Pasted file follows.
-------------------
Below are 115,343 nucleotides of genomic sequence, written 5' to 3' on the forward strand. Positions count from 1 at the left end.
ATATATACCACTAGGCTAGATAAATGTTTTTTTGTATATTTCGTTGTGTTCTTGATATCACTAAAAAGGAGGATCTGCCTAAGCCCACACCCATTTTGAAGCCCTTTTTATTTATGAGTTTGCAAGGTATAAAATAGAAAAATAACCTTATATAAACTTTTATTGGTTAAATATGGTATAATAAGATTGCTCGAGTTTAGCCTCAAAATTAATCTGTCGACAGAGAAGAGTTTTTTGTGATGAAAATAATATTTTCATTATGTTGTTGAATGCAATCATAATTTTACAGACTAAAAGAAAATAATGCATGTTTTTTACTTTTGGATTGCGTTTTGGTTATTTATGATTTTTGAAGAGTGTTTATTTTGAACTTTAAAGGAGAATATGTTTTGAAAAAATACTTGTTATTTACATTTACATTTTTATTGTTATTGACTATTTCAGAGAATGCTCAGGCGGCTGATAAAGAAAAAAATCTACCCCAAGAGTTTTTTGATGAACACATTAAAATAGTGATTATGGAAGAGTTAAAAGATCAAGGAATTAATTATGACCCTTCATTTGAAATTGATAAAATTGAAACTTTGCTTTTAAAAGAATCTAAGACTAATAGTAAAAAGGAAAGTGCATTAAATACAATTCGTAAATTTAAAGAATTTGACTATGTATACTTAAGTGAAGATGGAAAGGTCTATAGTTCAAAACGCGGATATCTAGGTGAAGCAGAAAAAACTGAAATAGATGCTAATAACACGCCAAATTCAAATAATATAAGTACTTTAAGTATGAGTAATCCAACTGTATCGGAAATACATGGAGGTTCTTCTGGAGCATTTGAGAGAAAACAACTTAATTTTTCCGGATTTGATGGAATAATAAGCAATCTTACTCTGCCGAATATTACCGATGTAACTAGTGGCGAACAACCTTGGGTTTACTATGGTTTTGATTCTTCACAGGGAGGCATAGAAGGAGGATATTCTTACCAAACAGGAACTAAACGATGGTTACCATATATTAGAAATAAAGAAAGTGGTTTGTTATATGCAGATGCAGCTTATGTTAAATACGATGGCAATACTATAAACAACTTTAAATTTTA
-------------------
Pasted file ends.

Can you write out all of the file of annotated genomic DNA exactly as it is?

Below are 115,343 nucleotides of genomic sequence, written 5' to 3' on the forward strand. Positions count from 1 at the left end.
ATATATACCACTAGGCTAGATAAATGTTTTTTTGTATATTTCGTTGTGTTCTTGATATCACTAAAAAGGAGGATCTGCCTAAGCCCACACCCATTTTGAAGCCCTTTTTATTTATGAGTTTGCAAGGTATAAAATAGAAAAATAACCTTATATAAACTTTTATTGGTTAAATATGGTATAATAAGATTGCTCGAGTTTAGCCTCAAAATTAATCTGTCGACAGAGAAGAGTTTTTTGTGATGAAAATAATATTTTCATTATGTTGTTGAATGCAATCATAATTTTACAGACTAAAAGAAAATAATGCATGTTTTTTACTTTTGGATTGCGTTTTGGTTATTTATGATTTTTGAAGAGTGTTTATTTTGAACTTTAAAGGAGAATATGTTTTGAAAAAATACTTGTTATTTACATTTACATTTTTATTGTTATTGACTATTTCAGAGAATGCTCAGGCGGCTGATAAAGAAAAAAATCTACCCCAAGAGTTTTTTGATGAACACATTAAAATAGTGATTATGGAAGAGTTAAAAGATCAAGGAATTAATTATGACCCTTCATTTGAAATTGATAAAATTGAAACTTTGCTTTTAAAAGAATCTAAGACTAATAGTAAAAAGGAAAGTGCATTAAATACAATTCGTAAATTTAAAGAATTTGACTATGTATACTTAAGTGAAGATGGAAAGGTCTATAGTTCAAAACGCGGATATCTAGGTGAAGCAGAAAAAACTGAAATAGATGCTAATAACACGCCAAATTCAAATAATATAAGTACTTTAAGTATGAGTAATCCAACTGTATCGGAAATACATGGAGGTTCTTCTGGAGCATTTGAGAGAAAACAACTTAATTTTTCCGGATTTGATGGAATAATAAGCAATCTTACTCTGCCGAATATTACCGATGTAACTAGTGGCGAACAACCTTGGGTTTACTATGGTTTTGATTCTTCACAGGGAGGCATAGAAGGAGGATATTCTTACCAAACAGGAACTAAACGATGGTTACCATATATTAGAAATAAAGAAAGTGGTTTGTTATATGCAGATGCAGCTTATGTTAAATACGATGGCAATACTATAAACAACTTTAAATTTTA